-‘Whatever I know, I will tell you, says Mohammad Mahmood. My father, Hovhannes Hekimian, was from Geghetsi village of Moush. He was born in 1908. We were told that he had two brothers, named Anto and Avedis. He had two sisters, Srpouhie and Azniv. My father was forced out of Moush and was brought here where he remained. He was a kid in those days. He was named Ebrahem and settled in Meyrkez where he married a Kurdish woman named Khamsa. They have four daughters and four sons. I am the eldest of them. My brothers live in this area. I will take you to our village Meyrkez. I came and settled in Ras al Ein to educate my sons. There is no school in Meyrkez.

-‘Mahmood, how many children do you have? I ask

-‘I have 5 sons’, replies Mahmood. ‘Thank Allah. The eldest is Ebrahem or Apraham. He left the area and went to Europe and settled in Holland. He converted to Christianity there. The whole family was baptized. The names of his sons, my grandsons, are Sevag and Daron. Hence he cannot come to these areas any more. You know, he became a Christian.’

‘My other son is Emir. He has four beautiful daughters. The third is Akram. We call the fourth Ayden. However, he is Vrej. My last son is Arman, that is to say Armen. He serves the Syrian army for his compulsory military service.’
 

Part of Mahmood’s extended family
 
The daughters of his son Emir enter. Indeed, the grandfather has every reason to boast of their beauty. They are well-dressed attractive girls.

-‘Ya brother George, says Mahmood, you do not ask their names. I will tell you. The elder is Nanor, the second is Nairi, the third Armine’, and the fourth if Menar. Beautiful, aren’t they? I mean to say the names.

My companions and I remain speechless at the sight of such beauty and such authentic Armenian names in this part of the world and in such a family. These girls are the granddaughters of Mshetsi Hovhannes Hekimian. They are born and raised in Ras al Ein. They bear the brunt of the consequences of the Genocide perpetrated against their race 94 years ago. In spite of their beautiful names, what will eventually become of them? I wonder.

-‘My daughter is also named Menar’, explains Dr. Garo. ‘It is a name used in Armenia. My Armenia born and raised wife named her.’

-‘I congratulate you Emir’, I say, and add ‘May God guard your daughters. You have given them such beautiful names’.

-‘We are also Armenians’, says Emir. ‘I wanted to learn our Armenian language. I had textbooks brought from Beirut. However, without help I could not learn the language.’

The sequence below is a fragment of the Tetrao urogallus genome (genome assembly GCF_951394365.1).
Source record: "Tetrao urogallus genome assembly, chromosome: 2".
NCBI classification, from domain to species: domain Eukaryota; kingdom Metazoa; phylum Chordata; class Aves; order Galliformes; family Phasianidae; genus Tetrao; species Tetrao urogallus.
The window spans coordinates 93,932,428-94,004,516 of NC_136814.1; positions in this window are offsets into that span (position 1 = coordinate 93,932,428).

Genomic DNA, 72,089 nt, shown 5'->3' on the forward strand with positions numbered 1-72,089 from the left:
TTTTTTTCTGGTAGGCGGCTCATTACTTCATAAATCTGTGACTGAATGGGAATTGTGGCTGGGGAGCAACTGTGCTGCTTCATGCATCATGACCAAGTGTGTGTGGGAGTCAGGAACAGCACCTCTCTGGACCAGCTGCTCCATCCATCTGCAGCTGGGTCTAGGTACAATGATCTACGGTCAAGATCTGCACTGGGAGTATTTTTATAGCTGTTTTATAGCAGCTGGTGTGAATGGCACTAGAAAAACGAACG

Emir then shows me his cell phone as if to certify that being an Armenian is not an abstract thing for him. There are such Armenian pictures that only a zealous Armenian would carry. They include pictures of the Tricolor, Lisbon 5 and of Armenian emblems.

-‘Akh George, you did not ask me about my wife’, reminds me Mahmood. ‘She is also an Armenian daughter.’

To be continued

3 comments
  1. The survivers of the Genocide, The Medz Yeghern:

    According to some estimates there are 5 million similar cases, similar stories in Syria and Turkey. Is it possible to incite them to organise themselves as "decendants of Armenians"? Some of cousins of my father also have lost their sisters in the Syrian desert. We found some of them . They were adopted and then married with moslems in the desert and had already 7 to 9 children. These kind of people when they were meeting Armenians they were calling them "Khali", uncle. One of the cousins of my mother, during the deportation was adopted and married to a moslem. Living in Aleppo we were in very close contact. She had also 5 children. These sad stories will be forgotten  if they are not organized.

  2. Listen to the Armenian “Islamic” Tribe(s)

    Wonderful story. I am sure stories similar to these and depicting the realities of the collateral damages of the Genocide of Armenians are being told and will be told by the thousands.

    My father, born in 1903 in Burun Keshlah, district of Yozgat, visited his birthplace in 1967 and had the chance to meet over 200 of his relatives who had survived the Genocide of 1915 to1923. They escaped and were forced to marry Turks of Kurds. However, all of them kept their Armenian identity undercover. Those relatives of my father also revealed that they had kept their Armenian identity by regularly visiting the Armenian cemetery and praying for their dead relatives, by hiding Armenian religious icons, together with very old pictures of their parents, grandparents, ancestors and relatives, and by remembering Armenian family names, especially those ending with "ian," so that visitors and newcomers could be identified as Armenians and as compatriots, as "one of us."

    What a way to live and hope that someone will come and give those "forgotten Armenians" a hope, heaven’s hope! That one day they would rejoin those Armenians who survived the Genocide of Armenians perpetrated by the Turkish government.

    My father died at the age of 97, and most of his eye witnessed memories of the Genocide of Armenians are and being transmitted to the next generation with less and less emphasis. However, all those of the second- and third-generations, who are the sons and daughters of the Genocide of Armenians and are now living on "Armenian lands," in the occupied regions, must be saved at all cost. There are thousands of Armenian voices similar to Mahmood’s, the son of Hovhannes Hekimian of Moush, in the occupied land of Armenia, hoping and expecting to join the rightful and proper nation of Armenians, together with our land–the sacred land which belongs to us–the Armenian nation.   

    I believe those voices, similar to Mahmood’s, will never die.

  3. Send to…

    Maybe you should send these articles to the Diaspora Ministry, but make sure the articles are translated to a language that they can read and understand.